• Lung transplantation (in rare cases).

Lifestyle and home remedies

Early diagnosis and treatment of bronchiectasis is essential to prevent further damage to your lungs. People who have bronchiectasis should have ongoing care and try to follow a healthy lifestyle, including:

  • stop smoking
  • avoid secondhand smoke
  • avoiding toxic fumes, gases, and other harmful substances
  • have a healthy diet
  • staying hydrated
  • do some physical activities, such as walking and swimming

Supplements that can strenghthen the immune may help on bronchiectasis. These supplements include:

  • Vitamin C
  • Calcium phosphate
  • Milk thistle
  • Turmeric
  • Dandelion
  • Dong Quai

 

If you have any problem, please consult your health-care provider.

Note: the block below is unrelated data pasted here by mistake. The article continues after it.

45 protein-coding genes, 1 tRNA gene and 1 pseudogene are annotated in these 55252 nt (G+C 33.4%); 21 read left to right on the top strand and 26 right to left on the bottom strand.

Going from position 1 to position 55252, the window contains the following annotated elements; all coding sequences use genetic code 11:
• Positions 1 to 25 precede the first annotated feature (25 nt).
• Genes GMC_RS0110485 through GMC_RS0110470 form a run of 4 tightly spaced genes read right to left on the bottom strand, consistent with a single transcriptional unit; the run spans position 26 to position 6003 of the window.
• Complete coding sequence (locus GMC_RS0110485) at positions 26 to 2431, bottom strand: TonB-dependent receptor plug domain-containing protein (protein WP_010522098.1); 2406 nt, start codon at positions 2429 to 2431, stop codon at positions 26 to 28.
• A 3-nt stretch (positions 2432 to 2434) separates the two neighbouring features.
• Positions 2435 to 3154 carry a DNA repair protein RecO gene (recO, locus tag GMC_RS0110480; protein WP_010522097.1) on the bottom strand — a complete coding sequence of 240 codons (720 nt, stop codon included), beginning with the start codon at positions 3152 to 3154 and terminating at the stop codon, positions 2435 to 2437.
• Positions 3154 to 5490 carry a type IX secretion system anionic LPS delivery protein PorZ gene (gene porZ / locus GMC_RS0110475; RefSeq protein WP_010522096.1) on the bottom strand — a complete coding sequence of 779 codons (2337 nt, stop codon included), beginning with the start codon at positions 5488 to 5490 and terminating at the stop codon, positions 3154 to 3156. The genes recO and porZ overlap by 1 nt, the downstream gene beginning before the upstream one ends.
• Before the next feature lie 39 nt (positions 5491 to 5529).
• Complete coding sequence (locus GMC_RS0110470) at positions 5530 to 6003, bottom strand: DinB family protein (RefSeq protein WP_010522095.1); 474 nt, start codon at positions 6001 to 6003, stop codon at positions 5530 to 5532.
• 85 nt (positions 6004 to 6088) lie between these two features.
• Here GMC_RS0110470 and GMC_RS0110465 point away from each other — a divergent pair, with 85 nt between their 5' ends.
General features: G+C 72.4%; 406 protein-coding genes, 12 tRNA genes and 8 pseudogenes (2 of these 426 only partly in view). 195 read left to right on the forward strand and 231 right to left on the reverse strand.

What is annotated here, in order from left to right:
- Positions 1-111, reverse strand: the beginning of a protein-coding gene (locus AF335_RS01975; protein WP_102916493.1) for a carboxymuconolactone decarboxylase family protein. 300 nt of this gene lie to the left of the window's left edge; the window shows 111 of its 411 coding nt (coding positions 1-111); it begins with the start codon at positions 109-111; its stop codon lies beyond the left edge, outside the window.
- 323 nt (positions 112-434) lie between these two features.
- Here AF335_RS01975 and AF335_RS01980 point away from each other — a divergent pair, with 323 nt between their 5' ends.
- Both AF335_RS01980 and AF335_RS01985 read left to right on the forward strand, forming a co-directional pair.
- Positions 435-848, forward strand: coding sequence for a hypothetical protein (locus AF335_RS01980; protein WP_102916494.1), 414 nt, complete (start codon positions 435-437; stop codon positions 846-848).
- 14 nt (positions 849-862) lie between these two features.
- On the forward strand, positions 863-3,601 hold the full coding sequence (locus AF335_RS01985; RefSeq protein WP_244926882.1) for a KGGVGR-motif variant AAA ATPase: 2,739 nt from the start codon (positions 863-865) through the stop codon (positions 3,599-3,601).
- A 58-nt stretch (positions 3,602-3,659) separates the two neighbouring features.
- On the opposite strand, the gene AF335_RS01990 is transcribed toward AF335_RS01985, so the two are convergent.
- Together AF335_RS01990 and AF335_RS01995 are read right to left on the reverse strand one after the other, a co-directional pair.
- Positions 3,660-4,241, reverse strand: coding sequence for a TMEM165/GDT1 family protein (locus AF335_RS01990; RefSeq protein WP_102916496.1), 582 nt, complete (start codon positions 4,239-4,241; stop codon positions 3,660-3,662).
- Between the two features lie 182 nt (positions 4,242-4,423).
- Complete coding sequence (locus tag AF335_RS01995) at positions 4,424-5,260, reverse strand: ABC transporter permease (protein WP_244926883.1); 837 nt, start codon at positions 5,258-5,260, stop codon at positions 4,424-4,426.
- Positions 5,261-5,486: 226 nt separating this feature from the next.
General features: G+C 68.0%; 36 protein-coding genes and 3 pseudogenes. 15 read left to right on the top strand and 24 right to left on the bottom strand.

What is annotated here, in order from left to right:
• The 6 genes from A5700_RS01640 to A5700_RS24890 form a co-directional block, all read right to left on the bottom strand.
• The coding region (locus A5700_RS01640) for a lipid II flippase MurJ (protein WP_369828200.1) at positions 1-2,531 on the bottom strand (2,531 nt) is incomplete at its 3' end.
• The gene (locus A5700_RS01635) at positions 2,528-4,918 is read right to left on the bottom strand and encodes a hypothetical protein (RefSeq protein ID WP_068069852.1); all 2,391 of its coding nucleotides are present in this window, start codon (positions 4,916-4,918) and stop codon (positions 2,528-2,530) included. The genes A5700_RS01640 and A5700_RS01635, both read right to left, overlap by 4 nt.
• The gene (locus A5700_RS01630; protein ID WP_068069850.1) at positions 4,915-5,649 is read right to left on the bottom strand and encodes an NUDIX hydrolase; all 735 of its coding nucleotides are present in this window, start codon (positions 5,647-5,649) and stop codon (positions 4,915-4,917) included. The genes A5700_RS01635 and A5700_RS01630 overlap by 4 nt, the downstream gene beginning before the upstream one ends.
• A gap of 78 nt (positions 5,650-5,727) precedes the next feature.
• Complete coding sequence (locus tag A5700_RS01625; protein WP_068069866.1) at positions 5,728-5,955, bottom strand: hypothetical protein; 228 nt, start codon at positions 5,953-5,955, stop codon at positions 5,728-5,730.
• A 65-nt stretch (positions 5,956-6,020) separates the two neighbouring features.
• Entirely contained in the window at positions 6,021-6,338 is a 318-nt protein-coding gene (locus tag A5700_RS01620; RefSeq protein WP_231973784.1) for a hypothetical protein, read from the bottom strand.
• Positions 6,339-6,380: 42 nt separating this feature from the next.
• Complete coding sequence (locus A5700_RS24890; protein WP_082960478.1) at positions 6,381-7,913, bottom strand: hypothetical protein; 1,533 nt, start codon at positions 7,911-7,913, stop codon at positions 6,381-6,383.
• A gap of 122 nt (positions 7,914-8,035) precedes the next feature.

Related posts:

What are the Basics of Bronchiectasis?

What Can We Do to Deal With Bronchiectasis Disease?

Dong Quai – What is it & How to use

Milk Thistle – What is it & How to use

Turmeric – What is it & How to use

Dandelion – What is it & How to use

* The Content is not intended to be a substitute for professional medical advice, diagnosis, or treatment. Always seek the advice of your physician or other qualified health provider with any questions you may have regarding a medical condition.